Books·Magic 8 Q&A

Why Terry Fallis makes all his main characters hapless but kind

The Canada Reads-winning author of The Best Laid Plans answers eight questions submitted by eight other authors.
Terry Fallis is the author of several humorous novels. (Tim Fallis)

Terry Fallis is the author of several comedic novels. He has won the Stephen Leacock Memorial Medal for Humour twice — for his debut novel The Best Laid Plans and No Relation — and has been a finalist five times. The Best Laid Plans won Canada Reads 2011, defended by Ali Velshi, and was adapted into a six-part miniseries for CBC-TV. His other books include Poles ApartThe High RoadUp and Down and One Brother Shy

Below, Fallis takes the CBC Books Magic 8 Q&A and answers eight questions submitted by eight of his fellow writers.

1. Lynn Coady asks, "What are the common themes (or settings, symbols, etc.) you always seem to come back to in your fiction? Where do those elements come from and what makes them so tenacious?"

My novels have, so far, always featured a narrator who is a little bit hapless but a decent and good person underneath it all. Kindness, in various forms, can be seen as well. I think we need more kindness in the world. If you read closely enough, you'll also find a feminist strand running through the novels. Equality issues in general, and feminism in particular, have been and remain important to me since what you might call my "awakening" when I was very active in the national student movement back in the early 1980s. Finally, I imagine I'll always write novels that have at least some humour flowing through them.

2. Jack Hodgins asks, "How long does it take you to get back to writing after doing a studio or in-person interview about your writing?"

Hmmm, I don't really do very many interviews about my writing so I haven't found that they get in the way of returning to my laptop. However, any number of other distractions daily thwart my efforts to "put my ass in the chair and write" including the Leafs, the Blue Jays, House of Cards, Starbucks, my guitars, books — thousands of books, my iPad (oh my iPad), CBC Radio, podcasts, the Internet and peanut butter and banana sandwiches. In-studio interviews about my writing? Not so much.

3. Pasha Malla asks, "Who is one writer, living or dead, you wish could edit or critique your drafts?" 

There are many, but if forced to choose one, I'd say Robertson Davies. I'm glad the question is only about editing my work. I fear if I'd ever met the master, I'd just stand there devolving into a quivering mass of anxiety under his stern gaze.

4. Donna Morrissey asks, "What are the biggest hurdles to overcome in your personal life while you're creating a book?"

I still work nearly full-time in a day job as a communications consultant, so there's a very simple answer to this question. Time, plain and simple. I just need more time to balance family, my work, and my writing. I know it's not a particularly creative or interesting response, but there it is. Our sons are both now in university and the seemingly endless schedule of hockey games and play rehearsals (all of which I loved) are behind us, yet, it's still a struggle to carve out enough time to write.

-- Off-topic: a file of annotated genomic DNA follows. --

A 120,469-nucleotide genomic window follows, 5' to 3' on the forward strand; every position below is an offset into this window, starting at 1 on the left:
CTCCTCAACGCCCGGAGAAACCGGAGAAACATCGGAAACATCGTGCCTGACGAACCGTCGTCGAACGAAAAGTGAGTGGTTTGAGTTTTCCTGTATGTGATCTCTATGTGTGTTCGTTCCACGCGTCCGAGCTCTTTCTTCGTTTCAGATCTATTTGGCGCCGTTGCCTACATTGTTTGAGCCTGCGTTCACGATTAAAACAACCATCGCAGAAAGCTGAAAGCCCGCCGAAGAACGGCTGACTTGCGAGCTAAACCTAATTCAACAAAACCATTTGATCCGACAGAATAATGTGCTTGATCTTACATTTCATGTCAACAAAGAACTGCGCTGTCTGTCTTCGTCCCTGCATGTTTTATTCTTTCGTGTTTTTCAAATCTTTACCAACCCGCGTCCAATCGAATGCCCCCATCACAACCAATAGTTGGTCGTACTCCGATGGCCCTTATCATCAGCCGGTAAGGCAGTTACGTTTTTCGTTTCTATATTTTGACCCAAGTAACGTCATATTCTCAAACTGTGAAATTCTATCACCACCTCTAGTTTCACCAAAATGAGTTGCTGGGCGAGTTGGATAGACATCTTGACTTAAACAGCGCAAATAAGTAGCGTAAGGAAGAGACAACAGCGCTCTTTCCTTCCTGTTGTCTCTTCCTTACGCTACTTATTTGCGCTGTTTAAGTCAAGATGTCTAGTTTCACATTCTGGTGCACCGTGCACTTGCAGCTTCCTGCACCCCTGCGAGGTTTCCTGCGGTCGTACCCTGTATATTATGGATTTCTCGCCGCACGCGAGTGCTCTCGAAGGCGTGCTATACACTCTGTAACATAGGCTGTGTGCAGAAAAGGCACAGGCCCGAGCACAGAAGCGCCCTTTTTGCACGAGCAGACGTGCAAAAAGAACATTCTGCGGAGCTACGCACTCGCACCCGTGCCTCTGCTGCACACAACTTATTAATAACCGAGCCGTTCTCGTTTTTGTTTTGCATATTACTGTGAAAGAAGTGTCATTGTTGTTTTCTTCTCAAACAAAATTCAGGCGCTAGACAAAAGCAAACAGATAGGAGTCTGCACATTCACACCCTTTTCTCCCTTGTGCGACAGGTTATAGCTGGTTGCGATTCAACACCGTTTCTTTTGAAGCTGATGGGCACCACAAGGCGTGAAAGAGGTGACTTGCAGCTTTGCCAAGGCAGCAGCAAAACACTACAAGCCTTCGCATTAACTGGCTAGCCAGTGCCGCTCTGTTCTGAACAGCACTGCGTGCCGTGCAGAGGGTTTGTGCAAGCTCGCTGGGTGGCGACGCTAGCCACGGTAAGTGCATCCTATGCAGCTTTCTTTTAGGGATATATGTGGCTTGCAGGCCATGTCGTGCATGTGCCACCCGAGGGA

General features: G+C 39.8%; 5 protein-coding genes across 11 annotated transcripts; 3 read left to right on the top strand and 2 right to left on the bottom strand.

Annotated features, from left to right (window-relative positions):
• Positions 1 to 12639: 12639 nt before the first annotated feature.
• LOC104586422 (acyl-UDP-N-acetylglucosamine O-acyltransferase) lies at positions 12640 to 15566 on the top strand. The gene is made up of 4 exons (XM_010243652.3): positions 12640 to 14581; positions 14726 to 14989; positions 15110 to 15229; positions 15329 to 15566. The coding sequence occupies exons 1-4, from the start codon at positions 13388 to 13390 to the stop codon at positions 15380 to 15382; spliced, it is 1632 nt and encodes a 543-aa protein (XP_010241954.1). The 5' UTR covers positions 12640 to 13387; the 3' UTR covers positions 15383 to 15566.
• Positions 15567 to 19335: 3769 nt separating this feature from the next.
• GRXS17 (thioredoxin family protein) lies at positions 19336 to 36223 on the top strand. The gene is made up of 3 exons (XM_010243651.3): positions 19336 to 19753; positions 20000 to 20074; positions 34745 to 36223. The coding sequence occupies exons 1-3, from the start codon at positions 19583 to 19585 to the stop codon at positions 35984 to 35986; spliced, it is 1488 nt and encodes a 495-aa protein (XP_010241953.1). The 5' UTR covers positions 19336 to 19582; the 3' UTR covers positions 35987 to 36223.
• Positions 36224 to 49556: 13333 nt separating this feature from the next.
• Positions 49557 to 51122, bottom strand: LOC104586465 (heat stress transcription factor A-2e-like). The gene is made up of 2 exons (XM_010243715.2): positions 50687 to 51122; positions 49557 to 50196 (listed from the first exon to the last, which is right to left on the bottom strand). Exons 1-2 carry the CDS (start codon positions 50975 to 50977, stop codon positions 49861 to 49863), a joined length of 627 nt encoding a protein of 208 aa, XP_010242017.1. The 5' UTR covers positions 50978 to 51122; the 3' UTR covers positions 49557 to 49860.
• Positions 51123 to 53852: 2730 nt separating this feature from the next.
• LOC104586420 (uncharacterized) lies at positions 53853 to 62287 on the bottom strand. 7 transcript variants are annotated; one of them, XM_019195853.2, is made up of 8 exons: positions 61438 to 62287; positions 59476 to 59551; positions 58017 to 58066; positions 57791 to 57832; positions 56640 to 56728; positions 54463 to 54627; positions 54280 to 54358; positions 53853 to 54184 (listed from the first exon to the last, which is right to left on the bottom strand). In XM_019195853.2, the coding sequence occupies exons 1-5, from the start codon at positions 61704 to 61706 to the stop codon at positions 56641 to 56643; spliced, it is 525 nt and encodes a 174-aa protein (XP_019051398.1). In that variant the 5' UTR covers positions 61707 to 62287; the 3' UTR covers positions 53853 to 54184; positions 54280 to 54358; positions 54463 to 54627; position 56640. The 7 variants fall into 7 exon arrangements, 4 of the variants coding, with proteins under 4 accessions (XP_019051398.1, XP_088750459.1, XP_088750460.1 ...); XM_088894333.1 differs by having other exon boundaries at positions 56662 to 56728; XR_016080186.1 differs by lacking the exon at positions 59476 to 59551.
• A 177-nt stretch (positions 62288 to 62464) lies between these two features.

5. Shani Mootoo asks, "What was the best surprise you had in the process of writing your latest published book?"

Well, the best surprise happened while I was writing my new novel, No Relation, but it didn't really have anything to do with that book. It was during the writing of No Relation that I learned that CBC had given the green light for a TV series to be produced based on my first novel, The Best Laid Plans. I truly never believed that would ever happen.

6. Graeme Smith asks, "As the American performance artist Laurie Anderson said: 'What I really want to know is: Are things getting better? Or are they getting worse?'"

I'm an eternal optimist, hence my penchant for writing novels with humour and happy endings. So for me, things are getting better. (At least I try convince myself that this is true.) Although, as an engineer by academic training, I've learned that the glass really isn't half-full, or even half-empty, it's just twice the size it needs to be.

7. Charlotte Gill asks, "What does your afterlife look like?"

In the afterlife, I dream about communing with great writers I revere. And of course, I'm always witty and engaging and no longer sport the ever-receding hairline I currently enjoy (and, yes, I use the term "enjoy" sarcastically). I'd hang out with Robertson Davies, Mordecai Richler, Paul Quarrington, Donald Jack, Stephen Leacock, and other literary lights. I'd also eat far more macaroni and cheese and sweet-and-sour chicken than I do now.

8. Greg Hollingshead asks, "What role does self-doubt play in your life as a writer?"

I'm all about the self-doubt. I splash around in it, daily. It's just part of me. When I write, I'm usually wearing sweat pants, a T-shirt, and self-doubt. I think I write better because of my self-doubt. It causes me to question every sentence, every phrase, every word, whether I need to or not. I hope that leads to better writing. Some may think I'm overly modest, or worse, falsely modest. But it's really just plain old garden variety self-doubt. (I'm assuming my session is now over and I can get up from the couch.)


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